Aug. 08--Local city councils and commissions up and down the Keys should expect a visit from representatives of the nonprofit Fair Insurance Rates in Monroe in the near future.
Executive Director Annalise Mannix said the grassroots group that's focused on fighting state windstorm insurance rate hikes in the Keys needs to raise anywhere from $100,000 to $400,000 for a new "data project to verify the construction quality of Keys' structures."
She hopes local governments and the group's membership are willing to pitch in for the study. Her tour begins Aug. 15 with a visit to the Monroe County Commission in Key Largo.
"In order for us to determine how accurate the current [hurricane] models and insurance rates are, we need to perform a study of existing construction to determine if the input to the models are accurate and substantial," Mannix said.
Mannix says current state models often use "default values" that don't take into account strict Keys building code. Houses here are designed to weather much heavier winds than elsewhere in the state, she said.
"Is the house designed by an engineer or architect, or to minimal building code [standards]? It defaults to building code, but most houses built in the past 20 years are designed by an engineer because Florida building code requires that," she said.
FIRM, as the group is known, has been battling state insurer-of-last-resort Citizens Property Insurance Corp. for several years -- with success. The group has by all accounts saved Keys homeowners millions of dollars.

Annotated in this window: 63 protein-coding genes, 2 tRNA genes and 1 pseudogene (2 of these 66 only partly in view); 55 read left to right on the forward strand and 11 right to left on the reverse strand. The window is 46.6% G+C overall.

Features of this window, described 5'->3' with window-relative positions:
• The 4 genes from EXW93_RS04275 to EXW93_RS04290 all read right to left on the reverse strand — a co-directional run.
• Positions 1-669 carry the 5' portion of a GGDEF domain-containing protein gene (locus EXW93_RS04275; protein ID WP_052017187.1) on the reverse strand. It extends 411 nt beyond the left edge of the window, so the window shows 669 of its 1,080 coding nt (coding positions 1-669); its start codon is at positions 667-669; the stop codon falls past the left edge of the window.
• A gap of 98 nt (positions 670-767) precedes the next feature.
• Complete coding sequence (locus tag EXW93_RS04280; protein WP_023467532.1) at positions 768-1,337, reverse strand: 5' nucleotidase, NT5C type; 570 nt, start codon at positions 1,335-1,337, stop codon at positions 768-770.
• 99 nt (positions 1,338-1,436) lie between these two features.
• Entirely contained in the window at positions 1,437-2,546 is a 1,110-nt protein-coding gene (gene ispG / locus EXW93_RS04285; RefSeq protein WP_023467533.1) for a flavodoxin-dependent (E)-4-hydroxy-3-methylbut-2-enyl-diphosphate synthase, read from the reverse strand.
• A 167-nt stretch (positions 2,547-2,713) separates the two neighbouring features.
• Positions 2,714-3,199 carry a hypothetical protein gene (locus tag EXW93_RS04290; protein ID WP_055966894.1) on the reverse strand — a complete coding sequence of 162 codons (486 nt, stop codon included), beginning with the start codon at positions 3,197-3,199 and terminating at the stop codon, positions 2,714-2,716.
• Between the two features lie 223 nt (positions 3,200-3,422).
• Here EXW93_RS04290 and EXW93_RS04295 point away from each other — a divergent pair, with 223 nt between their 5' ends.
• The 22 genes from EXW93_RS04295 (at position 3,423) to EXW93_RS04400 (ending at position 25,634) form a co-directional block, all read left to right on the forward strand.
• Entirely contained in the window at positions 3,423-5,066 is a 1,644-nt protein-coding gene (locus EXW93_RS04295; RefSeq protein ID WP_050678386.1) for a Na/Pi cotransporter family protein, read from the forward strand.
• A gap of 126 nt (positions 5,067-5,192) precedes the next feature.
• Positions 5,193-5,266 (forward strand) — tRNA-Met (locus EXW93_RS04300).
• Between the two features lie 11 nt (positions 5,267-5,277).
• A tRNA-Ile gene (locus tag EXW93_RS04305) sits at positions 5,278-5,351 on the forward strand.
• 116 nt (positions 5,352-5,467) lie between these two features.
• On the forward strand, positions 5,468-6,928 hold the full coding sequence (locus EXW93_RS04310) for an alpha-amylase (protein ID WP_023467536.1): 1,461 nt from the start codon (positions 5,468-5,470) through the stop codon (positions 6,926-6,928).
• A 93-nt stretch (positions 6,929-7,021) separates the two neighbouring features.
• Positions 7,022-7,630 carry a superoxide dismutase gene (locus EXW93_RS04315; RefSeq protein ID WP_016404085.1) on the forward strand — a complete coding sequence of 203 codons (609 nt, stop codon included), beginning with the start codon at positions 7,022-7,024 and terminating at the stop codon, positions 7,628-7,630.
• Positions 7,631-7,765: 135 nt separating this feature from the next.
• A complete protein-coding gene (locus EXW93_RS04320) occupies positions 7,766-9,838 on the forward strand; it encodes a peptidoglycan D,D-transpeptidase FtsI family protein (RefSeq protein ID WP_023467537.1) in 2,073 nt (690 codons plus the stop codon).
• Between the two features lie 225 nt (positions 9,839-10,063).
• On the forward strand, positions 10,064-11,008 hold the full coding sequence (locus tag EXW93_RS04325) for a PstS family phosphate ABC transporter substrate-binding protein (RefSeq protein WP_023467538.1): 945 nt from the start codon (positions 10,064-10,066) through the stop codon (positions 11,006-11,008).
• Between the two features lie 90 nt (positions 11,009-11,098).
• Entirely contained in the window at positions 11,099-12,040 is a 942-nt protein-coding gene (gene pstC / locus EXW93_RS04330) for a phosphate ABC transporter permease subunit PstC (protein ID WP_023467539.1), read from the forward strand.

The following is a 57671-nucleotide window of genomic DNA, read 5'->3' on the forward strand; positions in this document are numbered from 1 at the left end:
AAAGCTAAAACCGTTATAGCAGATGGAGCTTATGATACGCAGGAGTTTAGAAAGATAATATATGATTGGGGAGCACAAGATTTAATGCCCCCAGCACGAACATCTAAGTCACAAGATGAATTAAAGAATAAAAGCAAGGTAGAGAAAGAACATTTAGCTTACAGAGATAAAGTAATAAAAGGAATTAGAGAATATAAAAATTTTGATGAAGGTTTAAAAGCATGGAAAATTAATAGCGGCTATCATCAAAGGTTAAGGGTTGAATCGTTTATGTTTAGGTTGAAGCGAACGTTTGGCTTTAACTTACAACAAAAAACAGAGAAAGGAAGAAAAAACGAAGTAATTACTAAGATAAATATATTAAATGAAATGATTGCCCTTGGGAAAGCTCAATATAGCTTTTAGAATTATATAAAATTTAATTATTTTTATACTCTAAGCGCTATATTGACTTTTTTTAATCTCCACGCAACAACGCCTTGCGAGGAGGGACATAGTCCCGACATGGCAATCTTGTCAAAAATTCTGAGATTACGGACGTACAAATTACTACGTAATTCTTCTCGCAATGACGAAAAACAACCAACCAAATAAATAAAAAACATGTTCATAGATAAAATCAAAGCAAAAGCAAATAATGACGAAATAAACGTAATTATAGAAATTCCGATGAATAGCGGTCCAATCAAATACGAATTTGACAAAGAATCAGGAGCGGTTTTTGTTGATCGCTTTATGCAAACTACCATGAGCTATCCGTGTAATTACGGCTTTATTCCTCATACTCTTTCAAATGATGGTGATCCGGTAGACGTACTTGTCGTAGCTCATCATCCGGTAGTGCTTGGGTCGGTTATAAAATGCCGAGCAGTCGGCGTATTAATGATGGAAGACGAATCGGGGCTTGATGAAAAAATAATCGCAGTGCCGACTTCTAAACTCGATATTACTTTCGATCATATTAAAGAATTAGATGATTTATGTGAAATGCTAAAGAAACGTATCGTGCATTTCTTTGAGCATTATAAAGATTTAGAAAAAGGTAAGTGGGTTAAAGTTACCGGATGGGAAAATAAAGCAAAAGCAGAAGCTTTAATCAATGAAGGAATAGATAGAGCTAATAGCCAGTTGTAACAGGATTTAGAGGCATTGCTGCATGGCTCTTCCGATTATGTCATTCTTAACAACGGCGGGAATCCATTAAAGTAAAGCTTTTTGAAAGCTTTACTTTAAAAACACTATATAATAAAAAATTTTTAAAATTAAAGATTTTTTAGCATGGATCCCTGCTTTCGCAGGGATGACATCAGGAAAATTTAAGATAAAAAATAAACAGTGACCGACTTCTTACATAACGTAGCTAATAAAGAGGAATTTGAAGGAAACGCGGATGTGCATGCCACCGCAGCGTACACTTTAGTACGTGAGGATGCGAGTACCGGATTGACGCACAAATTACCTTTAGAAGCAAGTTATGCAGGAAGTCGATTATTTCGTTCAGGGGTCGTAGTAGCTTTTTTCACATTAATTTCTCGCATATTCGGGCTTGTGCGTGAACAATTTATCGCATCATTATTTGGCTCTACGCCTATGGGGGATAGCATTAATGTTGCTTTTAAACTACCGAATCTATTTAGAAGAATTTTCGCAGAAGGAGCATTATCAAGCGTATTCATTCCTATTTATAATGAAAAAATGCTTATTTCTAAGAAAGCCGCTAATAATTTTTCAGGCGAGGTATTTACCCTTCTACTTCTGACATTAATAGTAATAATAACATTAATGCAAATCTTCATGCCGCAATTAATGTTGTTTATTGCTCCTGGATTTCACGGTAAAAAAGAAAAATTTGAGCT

But Gov. Rick Scott's edict to eliminate some 678,000 policies from Citizens' books to reduce the state's risk presents new challenges. So much so that Keys officials have been exploring the idea of creating a mutual insurance company specific to Monroe County windstorm policyholders.
"There's no way to move forward until this study is done. Right now the models say the same thing. Until we prove they're inaccurate, they'll continue to say the same thing," Mannix said.
Citizens holds about 1.5 million policies statewide, including 25,807 on 27,951 Keys properties, according to FIRM.
Scott's depopulation plan puts a $1 million cap on the value of a home to which Citizens would provide windstorm insurance, creates a wide-ranging re-inspection program searching for safety deficiencies, and denies windstorm insurance to homes intended to be rented out for seven days or less.
Doing so means evaluating thousands of properties, which could end up being costly. Mannix says she feels the Keys study would be worth the money.
"We send $80 million to Citizens every year," she said of Keys policyholders. "Even if you take 1 percent off that, it pays for itself. It's certainly a valuable tool to do it, but someone has to pay for it."
The commission meeting is scheduled to begin at 9 a.m.Aug. 15 at the Murray E. Nelson Government and Cultural Center near mile marker 102 in Key Largo. Mannix's presentation is slated to start at 10 a.m.
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